NEW YORK -- An insurance company with close financial ties to JPMorgan Chase agreed Thursday to pay a $14 million fine to New York's top financial regulator to settle allegations that it grossly over-billed distressed homeowners who were forced to buy its policies. The agreement, known as a consent order, also requires the company, Assurant, to compensate homeowners who suffered financial harm as a result of its policies and to lower rates.
The legal agreement is the most significant regulatory action to date meant to change practices in the market for "force-placed" insurance, which homeowners and their advocates -- and now regulators -- have described as blatantly abusive.
"This is the first major move to end all of these practices and we hope it will become a nationwide trend," said Benjamin Lawsky, the superintendent of the New York Department of Financial Services, which oversees insurance companies and state-chartered banks. "Prices should not be pushing up and up, pushing borrowers over the foreclosure cliff."
Practically everyone who has a mortgage must carry home insurance. If not, the company or bank that services the mortgage will buy a policy on the homeowner's behalf and send the bill to the homeowner. This is done to protect the "investor" that actually owns the loan. But rather than an arms-length transaction, with banks purchasing the most affordable policy, they instead often purchases very expensive policies sold by insurers with close financial ties. This arrangement has pushed premiums into the stratosphere. Some policies cost 10 times the price of traditional insurance, and in some cases have been imposed on borrowers who do not require insurance.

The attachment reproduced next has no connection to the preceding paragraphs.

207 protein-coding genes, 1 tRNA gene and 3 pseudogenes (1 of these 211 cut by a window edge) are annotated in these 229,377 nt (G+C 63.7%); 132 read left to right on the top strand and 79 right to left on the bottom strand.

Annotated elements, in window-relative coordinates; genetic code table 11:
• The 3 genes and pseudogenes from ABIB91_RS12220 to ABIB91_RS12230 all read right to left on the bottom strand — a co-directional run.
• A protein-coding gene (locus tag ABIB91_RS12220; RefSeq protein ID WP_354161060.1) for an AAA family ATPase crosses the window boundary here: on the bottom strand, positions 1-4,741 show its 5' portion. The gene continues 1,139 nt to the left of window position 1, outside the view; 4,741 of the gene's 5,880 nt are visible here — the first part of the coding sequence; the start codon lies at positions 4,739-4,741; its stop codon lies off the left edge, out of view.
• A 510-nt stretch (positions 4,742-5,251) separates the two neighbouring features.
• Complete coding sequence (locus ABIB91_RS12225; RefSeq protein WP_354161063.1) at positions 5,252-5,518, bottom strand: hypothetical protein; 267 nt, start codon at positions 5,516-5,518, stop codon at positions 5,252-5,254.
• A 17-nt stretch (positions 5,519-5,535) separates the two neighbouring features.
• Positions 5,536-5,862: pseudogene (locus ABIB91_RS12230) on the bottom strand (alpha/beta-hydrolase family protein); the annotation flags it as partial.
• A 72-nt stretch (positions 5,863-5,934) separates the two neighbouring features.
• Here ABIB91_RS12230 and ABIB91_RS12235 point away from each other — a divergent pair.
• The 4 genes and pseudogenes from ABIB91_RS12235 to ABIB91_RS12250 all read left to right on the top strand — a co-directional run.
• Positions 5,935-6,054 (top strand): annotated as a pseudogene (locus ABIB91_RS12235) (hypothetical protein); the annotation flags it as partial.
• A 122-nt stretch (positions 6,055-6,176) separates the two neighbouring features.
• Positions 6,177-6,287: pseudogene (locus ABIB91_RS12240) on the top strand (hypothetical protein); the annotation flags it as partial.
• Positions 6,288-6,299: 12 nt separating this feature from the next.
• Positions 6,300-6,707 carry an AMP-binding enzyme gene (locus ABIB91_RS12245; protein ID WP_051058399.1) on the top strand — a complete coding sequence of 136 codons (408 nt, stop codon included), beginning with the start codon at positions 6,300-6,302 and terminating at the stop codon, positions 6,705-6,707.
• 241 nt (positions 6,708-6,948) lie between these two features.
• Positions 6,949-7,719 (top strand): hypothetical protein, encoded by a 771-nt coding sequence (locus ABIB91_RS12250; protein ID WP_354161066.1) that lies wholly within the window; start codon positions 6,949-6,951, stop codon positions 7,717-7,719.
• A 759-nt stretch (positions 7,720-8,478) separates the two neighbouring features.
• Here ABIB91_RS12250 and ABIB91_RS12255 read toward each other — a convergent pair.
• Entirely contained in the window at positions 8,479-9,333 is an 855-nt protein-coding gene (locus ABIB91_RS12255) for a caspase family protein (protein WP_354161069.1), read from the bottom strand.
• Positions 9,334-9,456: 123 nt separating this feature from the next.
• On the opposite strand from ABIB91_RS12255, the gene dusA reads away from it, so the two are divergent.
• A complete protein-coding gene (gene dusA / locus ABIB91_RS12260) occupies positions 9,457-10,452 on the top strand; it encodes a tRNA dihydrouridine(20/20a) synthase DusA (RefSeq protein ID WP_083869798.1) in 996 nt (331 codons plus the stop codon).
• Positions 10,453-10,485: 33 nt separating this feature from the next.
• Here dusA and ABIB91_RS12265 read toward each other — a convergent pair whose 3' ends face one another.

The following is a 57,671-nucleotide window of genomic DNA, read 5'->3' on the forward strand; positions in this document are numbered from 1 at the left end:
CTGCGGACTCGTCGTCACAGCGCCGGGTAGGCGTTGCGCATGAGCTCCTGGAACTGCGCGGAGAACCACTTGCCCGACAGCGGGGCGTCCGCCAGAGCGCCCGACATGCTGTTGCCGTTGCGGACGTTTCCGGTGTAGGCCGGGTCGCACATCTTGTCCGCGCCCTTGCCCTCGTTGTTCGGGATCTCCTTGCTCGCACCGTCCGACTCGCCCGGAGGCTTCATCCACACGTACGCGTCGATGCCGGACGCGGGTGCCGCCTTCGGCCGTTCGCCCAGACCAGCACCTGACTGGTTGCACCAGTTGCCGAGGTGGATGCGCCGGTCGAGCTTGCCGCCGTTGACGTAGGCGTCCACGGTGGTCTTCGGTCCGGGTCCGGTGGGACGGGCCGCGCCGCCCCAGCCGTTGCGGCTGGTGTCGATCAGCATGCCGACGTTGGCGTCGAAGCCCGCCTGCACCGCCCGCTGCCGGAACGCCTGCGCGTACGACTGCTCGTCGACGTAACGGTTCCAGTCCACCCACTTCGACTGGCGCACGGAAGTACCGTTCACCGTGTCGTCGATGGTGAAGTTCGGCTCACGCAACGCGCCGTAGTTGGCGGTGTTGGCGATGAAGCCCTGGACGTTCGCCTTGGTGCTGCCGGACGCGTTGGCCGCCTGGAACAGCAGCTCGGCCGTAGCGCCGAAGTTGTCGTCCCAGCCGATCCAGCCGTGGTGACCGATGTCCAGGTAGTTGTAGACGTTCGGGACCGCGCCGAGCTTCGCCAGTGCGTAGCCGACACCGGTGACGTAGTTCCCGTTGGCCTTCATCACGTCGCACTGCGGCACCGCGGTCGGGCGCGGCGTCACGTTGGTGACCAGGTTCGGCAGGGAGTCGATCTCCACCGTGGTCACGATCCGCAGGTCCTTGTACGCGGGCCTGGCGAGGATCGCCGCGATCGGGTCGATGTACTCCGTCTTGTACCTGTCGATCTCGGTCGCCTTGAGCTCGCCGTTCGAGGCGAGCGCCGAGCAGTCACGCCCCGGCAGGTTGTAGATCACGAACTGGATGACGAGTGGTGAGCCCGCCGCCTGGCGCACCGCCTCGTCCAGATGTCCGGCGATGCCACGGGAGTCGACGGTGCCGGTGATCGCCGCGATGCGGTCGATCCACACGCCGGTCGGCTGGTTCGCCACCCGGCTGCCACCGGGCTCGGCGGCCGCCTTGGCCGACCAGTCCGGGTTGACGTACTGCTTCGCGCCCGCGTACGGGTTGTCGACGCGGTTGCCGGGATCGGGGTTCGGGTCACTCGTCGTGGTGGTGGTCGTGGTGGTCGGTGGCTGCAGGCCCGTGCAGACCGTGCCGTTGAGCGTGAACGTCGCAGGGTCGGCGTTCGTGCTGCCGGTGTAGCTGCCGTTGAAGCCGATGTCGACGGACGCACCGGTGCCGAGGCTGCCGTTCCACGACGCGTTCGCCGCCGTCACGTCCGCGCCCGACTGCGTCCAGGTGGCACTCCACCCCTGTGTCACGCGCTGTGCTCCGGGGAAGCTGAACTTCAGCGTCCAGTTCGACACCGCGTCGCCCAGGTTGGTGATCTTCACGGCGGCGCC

Costly premiums have meant big profits for the industry, and for its banking parkers. Through a complex arrangement, banks have managed to put themselves on both sides of these transactions, purchasing policies with an inflated premium on behalf of homeowners, then reaping 75 percent of those gains back through a reinsurance agreement. For example, JPMorgan Chase has made $600 million since 2006 by taking 75 percent of the profits from the business it gave Assurant, according to a press release that accompanied the consent order.
Ultimately, either the homeowner or the investor, including entities like Fannie Mae and Freddie Mac, end up paying the cost of the premiums.
“The force-placed insurance industry has for too long been plagued by an intricate web of relationships between insurers and banks that pushed distressed families over the foreclosure cliff,” said New York Gov. Andrew Cuomo in a statement accompanying the announcement of the settlement. “Today’s agreement starts us on the road to reform, which will clean up this industry and truly protect working people.”
In a statement, Gene Mergelmeyer, Assurant's chief executive, did not directly address the ongoing controversy over force-placed mortgage insurance. “[W]e look forward to filing our next generation lender-placed product as we continue to meet the needs of our clients and customers in New York with outstanding service and support," he said.
JPMorgan Chase did not immediately respond to requests for comment.
The Consumer Financial Protection Bureau is also investigating the industry, though it has not announced any findings. Last year, Assurant agreed to reduce premiums as part of a deal with the California Department of Insurance.
Read the consent order below:Assurant consent